How many people truly know what their car is costing them? Snapper Services attended the MaaS Scotland Conference, a leading event shaping the future of Mobility-as-a-Service.

The conference sparked discussions on integrating various transport modes into seamless, user-friendly services. Here are our key takeaways from the event.

Enabling MaaS and Public Transit for All

How did you plan your last journey and how many modes of travel were available to you? For those in rural areas or with mobility needs, options can be extremely limited, often leaving a private car as the only viable choice. Solutions like demand responsive transit (DRT) and engaging local community support can help extend mass mobility to geographically dispersed areas. Enabling earlier access to other modes could reduce reliance on private vehicles, encouraging behavioural shifts.Snapper: A Day with Maas ScotlandNetwork connectivity is a core challenge for both rural and urban MaaS and public transit users. Access to journey planning tools is often limited by internet connectivity, which can be slow or absent in rural areas and even in some city centres. This infrastructure challenge must be solved to enable initiatives like connected vehicles.

Travellers with mobility needs have lower participation rates in public transit, limiting their access to work, education, and leisure. Journey planners often lack accessibility information essential for this group. Open street-level data that helps people navigate cities—such as steps in stations, curbs, paths, and inaccessible streets—is essential to helping us plan safe trips and enabling greater participation in public transit for users with mobility needs.

We spend a lot of time talking about availability of schedule and real-time data, and how these can be used to make networks more reliable for passengers. MaaS Scotland facilitated a brilliant exploration in how good data is critical to enabling effective and realistic trip planning from the first mile to the last, for all passenger needs.

“There’s No One MaaS App to Rule Them All”

Cities around the world face demands to supply their citizens and visitors with digital tools to navigate public transit. This has led to a proliferation of city- and region-specific apps, often requiring separate apps for individual transport modes within a single city. The Go-Hi app is a powerful example of leveraging networks to build a holistic MaaS solution. Initially designed for Scotland’s Highlands and Islands, Go-Hi’s integrations now extend its use beyond the region. As more modes and providers join, its capacity to service diverse journeys expands, showcasing how journey-planning apps can scale regionally.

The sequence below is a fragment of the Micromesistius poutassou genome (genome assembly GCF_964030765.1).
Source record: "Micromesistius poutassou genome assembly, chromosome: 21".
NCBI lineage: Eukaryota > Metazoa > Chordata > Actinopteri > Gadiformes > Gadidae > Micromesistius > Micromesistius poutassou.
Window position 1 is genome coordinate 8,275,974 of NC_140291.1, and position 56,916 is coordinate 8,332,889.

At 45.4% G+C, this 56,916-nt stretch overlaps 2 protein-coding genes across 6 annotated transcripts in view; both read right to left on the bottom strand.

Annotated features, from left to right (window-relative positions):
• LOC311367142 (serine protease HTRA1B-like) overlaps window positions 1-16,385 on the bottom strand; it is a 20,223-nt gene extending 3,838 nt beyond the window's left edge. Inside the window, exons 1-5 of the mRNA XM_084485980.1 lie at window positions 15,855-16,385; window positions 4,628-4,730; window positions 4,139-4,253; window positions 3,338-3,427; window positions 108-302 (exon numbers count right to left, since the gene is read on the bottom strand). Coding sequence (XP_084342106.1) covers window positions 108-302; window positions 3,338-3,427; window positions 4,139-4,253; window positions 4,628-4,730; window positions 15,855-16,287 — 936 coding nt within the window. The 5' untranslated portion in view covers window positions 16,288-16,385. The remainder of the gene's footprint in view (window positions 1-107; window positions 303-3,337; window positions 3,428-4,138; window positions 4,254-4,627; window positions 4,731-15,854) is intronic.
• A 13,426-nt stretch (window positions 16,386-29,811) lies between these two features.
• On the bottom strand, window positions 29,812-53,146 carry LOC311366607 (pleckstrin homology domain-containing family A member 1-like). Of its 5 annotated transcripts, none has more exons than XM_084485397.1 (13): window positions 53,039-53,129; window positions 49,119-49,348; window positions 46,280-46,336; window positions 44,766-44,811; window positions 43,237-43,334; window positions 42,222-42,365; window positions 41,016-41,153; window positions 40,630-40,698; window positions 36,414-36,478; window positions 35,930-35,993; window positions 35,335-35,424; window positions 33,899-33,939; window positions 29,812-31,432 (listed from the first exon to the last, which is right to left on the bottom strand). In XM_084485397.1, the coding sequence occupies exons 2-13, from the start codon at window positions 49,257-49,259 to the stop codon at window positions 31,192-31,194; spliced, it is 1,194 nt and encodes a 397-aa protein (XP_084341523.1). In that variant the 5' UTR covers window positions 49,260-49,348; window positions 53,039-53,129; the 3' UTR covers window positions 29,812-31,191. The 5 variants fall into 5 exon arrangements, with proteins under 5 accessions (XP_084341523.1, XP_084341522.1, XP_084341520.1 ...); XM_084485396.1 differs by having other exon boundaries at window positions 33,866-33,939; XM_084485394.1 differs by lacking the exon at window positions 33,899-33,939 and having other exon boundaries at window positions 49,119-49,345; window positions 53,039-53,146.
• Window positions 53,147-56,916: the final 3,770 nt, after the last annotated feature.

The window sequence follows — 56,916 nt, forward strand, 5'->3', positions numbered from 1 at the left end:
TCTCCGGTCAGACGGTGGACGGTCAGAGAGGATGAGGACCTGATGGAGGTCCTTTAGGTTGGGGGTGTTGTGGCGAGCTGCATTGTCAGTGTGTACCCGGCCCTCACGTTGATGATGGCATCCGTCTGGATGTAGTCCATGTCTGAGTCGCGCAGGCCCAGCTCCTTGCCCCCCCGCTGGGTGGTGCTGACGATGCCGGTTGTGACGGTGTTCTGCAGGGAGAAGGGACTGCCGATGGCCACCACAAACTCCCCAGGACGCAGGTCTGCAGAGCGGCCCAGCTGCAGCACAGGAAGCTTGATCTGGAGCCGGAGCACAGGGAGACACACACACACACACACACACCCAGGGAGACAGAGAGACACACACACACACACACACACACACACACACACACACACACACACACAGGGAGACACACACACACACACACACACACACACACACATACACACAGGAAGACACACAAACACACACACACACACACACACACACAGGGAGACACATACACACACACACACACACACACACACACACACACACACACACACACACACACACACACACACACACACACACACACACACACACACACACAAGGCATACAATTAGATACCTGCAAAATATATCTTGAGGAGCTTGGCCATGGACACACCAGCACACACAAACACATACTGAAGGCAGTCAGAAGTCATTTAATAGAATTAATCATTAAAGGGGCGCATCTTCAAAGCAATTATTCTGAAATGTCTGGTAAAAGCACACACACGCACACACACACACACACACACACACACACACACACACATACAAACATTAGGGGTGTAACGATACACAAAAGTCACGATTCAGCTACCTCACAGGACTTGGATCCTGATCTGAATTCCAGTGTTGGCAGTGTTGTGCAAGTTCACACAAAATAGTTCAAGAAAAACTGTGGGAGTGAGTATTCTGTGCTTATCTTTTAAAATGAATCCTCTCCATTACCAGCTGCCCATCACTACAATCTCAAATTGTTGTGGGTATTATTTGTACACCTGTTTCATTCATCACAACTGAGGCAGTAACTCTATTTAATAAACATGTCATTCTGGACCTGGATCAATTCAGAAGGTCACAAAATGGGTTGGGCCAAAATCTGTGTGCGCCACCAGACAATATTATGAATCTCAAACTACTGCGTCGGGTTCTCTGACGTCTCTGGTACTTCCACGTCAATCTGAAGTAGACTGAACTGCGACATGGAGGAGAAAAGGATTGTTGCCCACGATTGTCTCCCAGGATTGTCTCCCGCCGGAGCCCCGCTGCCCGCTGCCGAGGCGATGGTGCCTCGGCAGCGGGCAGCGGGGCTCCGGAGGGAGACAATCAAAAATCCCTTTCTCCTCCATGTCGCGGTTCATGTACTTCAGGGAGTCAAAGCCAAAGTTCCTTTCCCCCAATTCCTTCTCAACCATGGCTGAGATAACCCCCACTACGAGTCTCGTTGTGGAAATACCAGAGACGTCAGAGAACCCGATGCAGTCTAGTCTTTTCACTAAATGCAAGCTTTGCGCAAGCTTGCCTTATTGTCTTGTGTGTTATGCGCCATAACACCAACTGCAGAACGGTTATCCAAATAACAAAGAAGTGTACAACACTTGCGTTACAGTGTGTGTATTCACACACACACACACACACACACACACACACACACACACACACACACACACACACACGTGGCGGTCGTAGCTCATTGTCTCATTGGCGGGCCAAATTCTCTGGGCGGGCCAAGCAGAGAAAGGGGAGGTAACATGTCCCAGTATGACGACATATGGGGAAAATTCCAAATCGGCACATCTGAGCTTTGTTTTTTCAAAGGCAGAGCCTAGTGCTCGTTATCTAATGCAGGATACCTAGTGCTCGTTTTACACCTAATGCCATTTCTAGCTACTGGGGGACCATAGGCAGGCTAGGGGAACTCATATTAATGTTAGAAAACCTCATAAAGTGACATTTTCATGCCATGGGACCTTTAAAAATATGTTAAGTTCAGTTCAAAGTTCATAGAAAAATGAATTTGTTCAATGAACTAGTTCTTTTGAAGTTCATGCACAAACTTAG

Importantly, not all integrations are technical—behind the APIs are teams of people working towards a singular mission: reducing private vehicle trips. Sometimes, MaaS integration is as straightforward as incorporating various transport modes into infrastructure planning, such as bike hire, car share services, bus interchanges, and rail at a single hub. As a collaborative industry, we have so much to gain from working together to deliver a cohesive, passenger-focused service.

Finding MaaS’ Angry Birds App

Did you know that the developers of Angry Birds released 51 games before its massive success? Hans Arby, the founder of UbiGo, shared this interesting titbit while discussing MaaS’ journey through the technical adoption curve. He argued that MaaS is in a similar phase of learning and trials.

So how does MaaS find its Angry Birds? Sharing findings from pilots is a great place to start, so we can all benefit from innovation and experimentation. Collaborating with other industries to find new paths to customers, like banking apps providing bus tickets, can attract new public transit users. These initiatives rely on public and private stakeholders sharing ideas, data, and ambitions.

Of course, the potentially game-changing franchised model is becoming increasingly front of mind for networks in the UK. Authorities considering this model may find they can build more accessible fare options, centralise essential journey-planning data, and build a more useful MaaS experience for passengers.

As a concept, commercial offering, and most importantly a passenger offering, MaaS has transformed over the last few years. The shared goal of MaaS and mass-focused public transit is to get people out of cars and using sustainable, shared or active modes of transport. We’re looking forward to seeing where the MaaS journey goes next.

This article was originally published by Snapper Services.


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